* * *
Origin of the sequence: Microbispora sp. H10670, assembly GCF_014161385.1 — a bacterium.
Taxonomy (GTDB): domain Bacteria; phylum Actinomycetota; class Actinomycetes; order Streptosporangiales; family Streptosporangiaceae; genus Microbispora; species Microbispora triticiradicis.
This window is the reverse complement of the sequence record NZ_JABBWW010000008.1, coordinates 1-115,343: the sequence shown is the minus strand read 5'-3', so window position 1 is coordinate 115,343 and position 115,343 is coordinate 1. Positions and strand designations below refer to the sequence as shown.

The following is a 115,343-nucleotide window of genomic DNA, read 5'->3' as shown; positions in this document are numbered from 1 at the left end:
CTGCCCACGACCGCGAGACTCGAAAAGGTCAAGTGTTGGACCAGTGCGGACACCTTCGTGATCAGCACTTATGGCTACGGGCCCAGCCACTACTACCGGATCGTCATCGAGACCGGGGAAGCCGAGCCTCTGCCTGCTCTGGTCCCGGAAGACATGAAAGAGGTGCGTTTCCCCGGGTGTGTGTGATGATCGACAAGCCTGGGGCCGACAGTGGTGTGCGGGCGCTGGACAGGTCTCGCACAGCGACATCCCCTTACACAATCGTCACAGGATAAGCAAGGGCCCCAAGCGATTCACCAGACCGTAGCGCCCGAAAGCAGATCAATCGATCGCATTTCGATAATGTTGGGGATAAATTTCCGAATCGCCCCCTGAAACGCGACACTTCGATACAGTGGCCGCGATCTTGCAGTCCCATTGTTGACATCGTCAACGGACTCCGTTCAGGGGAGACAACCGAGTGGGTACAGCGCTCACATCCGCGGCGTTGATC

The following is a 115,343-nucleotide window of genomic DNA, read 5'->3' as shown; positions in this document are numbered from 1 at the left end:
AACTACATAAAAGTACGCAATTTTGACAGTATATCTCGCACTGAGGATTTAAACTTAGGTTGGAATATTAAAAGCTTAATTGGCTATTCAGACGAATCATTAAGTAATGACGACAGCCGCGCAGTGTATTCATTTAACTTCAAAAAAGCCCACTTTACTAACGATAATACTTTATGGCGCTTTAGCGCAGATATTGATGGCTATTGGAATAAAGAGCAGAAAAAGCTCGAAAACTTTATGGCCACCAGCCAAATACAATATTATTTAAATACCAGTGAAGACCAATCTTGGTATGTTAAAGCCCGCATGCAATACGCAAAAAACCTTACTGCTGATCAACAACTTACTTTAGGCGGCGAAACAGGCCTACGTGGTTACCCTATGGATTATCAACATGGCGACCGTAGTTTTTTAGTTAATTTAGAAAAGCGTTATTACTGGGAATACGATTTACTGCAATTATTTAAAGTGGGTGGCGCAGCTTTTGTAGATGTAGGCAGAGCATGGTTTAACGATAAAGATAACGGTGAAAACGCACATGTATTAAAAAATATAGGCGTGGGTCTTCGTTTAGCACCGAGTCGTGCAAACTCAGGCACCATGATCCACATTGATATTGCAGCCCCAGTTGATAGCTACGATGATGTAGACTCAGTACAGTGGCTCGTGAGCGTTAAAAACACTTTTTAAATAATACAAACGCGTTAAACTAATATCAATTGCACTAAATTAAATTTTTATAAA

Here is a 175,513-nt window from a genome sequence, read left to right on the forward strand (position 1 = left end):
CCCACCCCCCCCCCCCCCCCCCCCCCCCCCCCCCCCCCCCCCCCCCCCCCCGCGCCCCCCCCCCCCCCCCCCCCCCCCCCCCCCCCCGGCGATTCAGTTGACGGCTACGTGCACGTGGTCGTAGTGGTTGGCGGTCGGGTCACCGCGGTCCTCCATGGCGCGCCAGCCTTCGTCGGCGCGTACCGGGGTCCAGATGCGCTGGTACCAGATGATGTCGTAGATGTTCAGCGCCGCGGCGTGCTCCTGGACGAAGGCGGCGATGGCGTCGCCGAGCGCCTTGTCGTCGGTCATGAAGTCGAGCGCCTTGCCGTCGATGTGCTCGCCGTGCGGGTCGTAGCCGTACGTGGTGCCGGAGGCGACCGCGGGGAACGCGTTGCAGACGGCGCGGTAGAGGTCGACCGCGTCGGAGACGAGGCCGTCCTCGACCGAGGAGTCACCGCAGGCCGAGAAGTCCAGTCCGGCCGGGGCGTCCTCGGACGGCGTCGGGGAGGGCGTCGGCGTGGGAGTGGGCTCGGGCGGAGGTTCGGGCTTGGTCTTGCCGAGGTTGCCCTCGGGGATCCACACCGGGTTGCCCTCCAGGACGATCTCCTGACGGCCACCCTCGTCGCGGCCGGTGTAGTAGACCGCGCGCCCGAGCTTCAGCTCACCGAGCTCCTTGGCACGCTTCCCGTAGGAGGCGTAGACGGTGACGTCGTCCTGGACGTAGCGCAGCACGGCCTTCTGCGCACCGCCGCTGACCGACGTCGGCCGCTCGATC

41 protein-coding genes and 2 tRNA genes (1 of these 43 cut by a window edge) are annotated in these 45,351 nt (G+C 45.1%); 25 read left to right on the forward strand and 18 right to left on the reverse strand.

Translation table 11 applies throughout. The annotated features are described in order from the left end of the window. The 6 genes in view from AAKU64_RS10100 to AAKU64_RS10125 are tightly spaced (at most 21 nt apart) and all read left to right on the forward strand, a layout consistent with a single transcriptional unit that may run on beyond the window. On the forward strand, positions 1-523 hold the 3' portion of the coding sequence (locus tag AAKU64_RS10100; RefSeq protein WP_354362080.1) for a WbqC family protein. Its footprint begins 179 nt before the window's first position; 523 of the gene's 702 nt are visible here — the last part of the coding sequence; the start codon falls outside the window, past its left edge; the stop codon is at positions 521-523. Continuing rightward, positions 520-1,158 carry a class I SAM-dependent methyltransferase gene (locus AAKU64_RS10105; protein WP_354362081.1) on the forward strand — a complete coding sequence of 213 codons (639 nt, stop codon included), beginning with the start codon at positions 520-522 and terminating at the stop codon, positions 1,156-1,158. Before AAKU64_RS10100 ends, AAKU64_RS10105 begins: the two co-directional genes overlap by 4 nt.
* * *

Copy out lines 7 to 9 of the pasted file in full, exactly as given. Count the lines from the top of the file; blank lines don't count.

AACTACATAAAAGTACGCAATTTTGACAGTATATCTCGCACTGAGGATTTAAACTTAGGTTGGAATATTAAAAGCTTAATTGGCTATTCAGACGAATCATTAAGTAATGACGACAGCCGCGCAGTGTATTCATTTAACTTCAAAAAAGCCCACTTTACTAACGATAATACTTTATGGCGCTTTAGCGCAGATATTGATGGCTATTGGAATAAAGAGCAGAAAAAGCTCGAAAACTTTATGGCCACCAGCCAAATACAATATTATTTAAATACCAGTGAAGACCAATCTTGGTATGTTAAAGCCCGCATGCAATACGCAAAAAACCTTACTGCTGATCAACAACTTACTTTAGGCGGCGAAACAGGCCTACGTGGTTACCCTATGGATTATCAACATGGCGACCGTAGTTTTTTAGTTAATTTAGAAAAGCGTTATTACTGGGAATACGATTTACTGCAATTATTTAAAGTGGGTGGCGCAGCTTTTGTAGATGTAGGCAGAGCATGGTTTAACGATAAAGATAACGGTGAAAACGCACATGTATTAAAAAATATAGGCGTGGGTCTTCGTTTAGCACCGAGTCGTGCAAACTCAGGCACCATGATCCACATTGATATTGCAGCCCCAGTTGATAGCTACGATGATGTAGACTCAGTACAGTGGCTCGTGAGCGTTAAAAACACTTTTTAAATAATACAAACGCGTTAAACTAATATCAATTGCACTAAATTAAATTTTTATAAA

Here is a 175,513-nt window from a genome sequence, read left to right on the forward strand (position 1 = left end):
CCCACCCCCCCCCCCCCCCCCCCCCCCCCCCCCCCCCCCCCCCCCCCCCCCGCGCCCCCCCCCCCCCCCCCCCCCCCCCCCCCCCCCGGCGATTCAGTTGACGGCTACGTGCACGTGGTCGTAGTGGTTGGCGGTCGGGTCACCGCGGTCCTCCATGGCGCGCCAGCCTTCGTCGGCGCGTACCGGGGTCCAGATGCGCTGGTACCAGATGATGTCGTAGATGTTCAGCGCCGCGGCGTGCTCCTGGACGAAGGCGGCGATGGCGTCGCCGAGCGCCTTGTCGTCGGTCATGAAGTCGAGCGCCTTGCCGTCGATGTGCTCGCCGTGCGGGTCGTAGCCGTACGTGGTGCCGGAGGCGACCGCGGGGAACGCGTTGCAGACGGCGCGGTAGAGGTCGACCGCGTCGGAGACGAGGCCGTCCTCGACCGAGGAGTCACCGCAGGCCGAGAAGTCCAGTCCGGCCGGGGCGTCCTCGGACGGCGTCGGGGAGGGCGTCGGCGTGGGAGTGGGCTCGGGCGGAGGTTCGGGCTTGGTCTTGCCGAGGTTGCCCTCGGGGATCCACACCGGGTTGCCCTCCAGGACGATCTCCTGACGGCCACCCTCGTCGCGGCCGGTGTAGTAGACCGCGCGCCCGAGCTTCAGCTCACCGAGCTCCTTGGCACGCTTCCCGTAGGAGGCGTAGACGGTGACGTCGTCCTGGACGTAGCGCAGCACGGCCTTCTGCGCACCGCCGCTGACCGACGTCGGCCGCTCGATC